BRUSSELS (Reuters) - The status of the British overseas territory of Gibraltar, a small isthmus on Spain’s southern coast, after Britain leaves the European Union has been agreed with Britain, Spain’s prime minister said on Thursday.
Gibraltar will leave the EU along with the United Kingdom on March 29 next year. Its status, and that of two British sovereign areas in EU member Cyprus, forms part of any overall divorce agreement with the EU.
The part of the Brexit negotiations related to the status of Gibraltar had now been agreed with Britain, Pedro Sanchez said at a news conference on the sidelines of an EU summit in Brussels, without giving any further details.
“Gibraltar will no longer be a problem in arriving at a Brexit deal,” he said.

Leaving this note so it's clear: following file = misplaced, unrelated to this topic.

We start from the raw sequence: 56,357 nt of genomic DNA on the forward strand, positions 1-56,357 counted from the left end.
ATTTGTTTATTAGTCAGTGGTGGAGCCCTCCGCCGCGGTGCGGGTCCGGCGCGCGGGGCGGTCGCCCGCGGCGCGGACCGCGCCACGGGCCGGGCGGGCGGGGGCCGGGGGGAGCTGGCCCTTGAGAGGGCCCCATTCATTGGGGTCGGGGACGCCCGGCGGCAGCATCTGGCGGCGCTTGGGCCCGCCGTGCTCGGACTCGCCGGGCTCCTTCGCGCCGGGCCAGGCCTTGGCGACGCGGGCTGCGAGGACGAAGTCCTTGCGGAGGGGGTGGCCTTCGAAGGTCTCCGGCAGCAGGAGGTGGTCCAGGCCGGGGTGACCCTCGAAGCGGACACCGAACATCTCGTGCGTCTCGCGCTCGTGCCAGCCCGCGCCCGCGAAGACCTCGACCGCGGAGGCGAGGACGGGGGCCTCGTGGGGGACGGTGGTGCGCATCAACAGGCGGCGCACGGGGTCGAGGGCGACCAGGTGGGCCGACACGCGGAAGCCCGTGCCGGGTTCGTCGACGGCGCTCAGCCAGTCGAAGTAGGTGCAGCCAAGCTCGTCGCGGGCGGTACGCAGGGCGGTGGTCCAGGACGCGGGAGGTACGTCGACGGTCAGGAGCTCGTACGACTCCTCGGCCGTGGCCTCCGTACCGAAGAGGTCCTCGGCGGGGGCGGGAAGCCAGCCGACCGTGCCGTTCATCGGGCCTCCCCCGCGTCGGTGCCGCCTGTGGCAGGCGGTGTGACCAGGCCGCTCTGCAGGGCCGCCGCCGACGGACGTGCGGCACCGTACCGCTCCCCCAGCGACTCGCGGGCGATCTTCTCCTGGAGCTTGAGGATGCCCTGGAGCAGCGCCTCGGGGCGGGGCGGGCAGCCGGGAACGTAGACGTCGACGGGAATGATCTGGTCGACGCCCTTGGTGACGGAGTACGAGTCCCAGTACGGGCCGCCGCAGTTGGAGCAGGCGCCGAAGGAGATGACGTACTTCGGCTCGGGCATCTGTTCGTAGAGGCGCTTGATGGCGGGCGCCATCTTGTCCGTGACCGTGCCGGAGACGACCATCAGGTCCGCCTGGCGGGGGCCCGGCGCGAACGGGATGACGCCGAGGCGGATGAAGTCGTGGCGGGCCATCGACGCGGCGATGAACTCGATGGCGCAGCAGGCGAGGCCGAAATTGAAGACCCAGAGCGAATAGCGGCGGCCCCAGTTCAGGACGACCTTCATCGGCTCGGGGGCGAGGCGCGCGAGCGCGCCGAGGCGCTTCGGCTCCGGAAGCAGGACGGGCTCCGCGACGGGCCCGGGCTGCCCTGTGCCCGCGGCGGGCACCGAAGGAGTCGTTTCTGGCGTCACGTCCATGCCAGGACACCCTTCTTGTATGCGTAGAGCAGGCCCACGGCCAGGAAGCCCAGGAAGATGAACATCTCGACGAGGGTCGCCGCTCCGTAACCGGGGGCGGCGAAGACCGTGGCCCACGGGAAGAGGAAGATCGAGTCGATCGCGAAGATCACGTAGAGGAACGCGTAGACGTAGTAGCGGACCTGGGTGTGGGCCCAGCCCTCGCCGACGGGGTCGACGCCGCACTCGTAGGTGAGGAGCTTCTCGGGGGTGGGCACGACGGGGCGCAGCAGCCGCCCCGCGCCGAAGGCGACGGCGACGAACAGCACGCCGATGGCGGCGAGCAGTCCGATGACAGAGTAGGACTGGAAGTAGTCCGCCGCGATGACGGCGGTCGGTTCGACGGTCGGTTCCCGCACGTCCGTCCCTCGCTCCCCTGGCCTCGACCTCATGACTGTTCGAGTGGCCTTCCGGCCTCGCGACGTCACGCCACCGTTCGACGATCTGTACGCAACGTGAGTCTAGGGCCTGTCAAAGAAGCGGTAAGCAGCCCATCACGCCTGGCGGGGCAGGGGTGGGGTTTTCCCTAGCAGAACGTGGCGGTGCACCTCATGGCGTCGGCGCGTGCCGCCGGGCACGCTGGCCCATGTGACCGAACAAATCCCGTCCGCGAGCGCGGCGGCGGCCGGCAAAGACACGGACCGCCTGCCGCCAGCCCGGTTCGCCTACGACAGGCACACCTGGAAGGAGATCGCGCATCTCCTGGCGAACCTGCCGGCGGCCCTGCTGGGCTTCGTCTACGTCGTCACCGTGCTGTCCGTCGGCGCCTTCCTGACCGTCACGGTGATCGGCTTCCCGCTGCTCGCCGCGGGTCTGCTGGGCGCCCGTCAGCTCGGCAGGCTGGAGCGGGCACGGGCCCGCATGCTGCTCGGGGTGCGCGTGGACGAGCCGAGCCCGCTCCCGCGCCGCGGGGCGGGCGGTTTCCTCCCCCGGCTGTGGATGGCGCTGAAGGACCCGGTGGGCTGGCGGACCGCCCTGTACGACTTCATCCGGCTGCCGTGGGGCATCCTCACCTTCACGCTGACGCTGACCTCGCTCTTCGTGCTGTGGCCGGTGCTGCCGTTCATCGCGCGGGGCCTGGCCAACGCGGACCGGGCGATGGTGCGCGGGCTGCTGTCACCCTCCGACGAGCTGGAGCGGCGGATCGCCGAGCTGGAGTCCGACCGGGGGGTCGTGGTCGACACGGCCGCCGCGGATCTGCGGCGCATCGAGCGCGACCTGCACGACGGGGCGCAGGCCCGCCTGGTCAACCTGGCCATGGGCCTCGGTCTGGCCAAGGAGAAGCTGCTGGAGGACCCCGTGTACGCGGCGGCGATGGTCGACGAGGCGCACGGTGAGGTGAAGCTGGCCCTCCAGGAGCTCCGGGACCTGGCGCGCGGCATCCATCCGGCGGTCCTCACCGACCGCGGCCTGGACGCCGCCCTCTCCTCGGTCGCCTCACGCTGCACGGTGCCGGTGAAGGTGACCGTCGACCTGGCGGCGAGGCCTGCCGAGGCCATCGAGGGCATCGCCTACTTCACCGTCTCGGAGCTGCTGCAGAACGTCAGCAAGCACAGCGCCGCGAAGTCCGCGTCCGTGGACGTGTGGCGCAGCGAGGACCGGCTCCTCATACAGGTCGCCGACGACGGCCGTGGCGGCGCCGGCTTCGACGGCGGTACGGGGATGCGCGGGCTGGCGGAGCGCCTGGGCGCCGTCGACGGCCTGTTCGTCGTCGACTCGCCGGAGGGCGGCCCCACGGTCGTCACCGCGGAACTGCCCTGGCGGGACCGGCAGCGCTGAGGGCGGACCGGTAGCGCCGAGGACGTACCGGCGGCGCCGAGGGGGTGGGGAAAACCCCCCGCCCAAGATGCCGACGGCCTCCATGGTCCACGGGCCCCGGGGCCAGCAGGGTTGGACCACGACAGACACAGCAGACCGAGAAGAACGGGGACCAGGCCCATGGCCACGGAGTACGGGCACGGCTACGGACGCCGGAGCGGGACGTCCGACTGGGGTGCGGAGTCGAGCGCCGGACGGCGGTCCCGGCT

However, Spain and Britain are still holding separate bilateral talks regarding Gibraltar, focusing on matters such as environmental issues, tax affairs and tobacco trade, Sanchez said.
Britain had displayed a positive attitude towards these negotiations, he added, although the two countries had yet to sign off on any agreement.
“If we reach an agreement (soon), great. If not, it doesn’t matter because we’ve got time to reach one,” he said.
(Refiles to add PM’s dropped first name in paragraph 3.)
Reporting by Sonya Dowsett; Editing by Isla Binnie and Alison Williams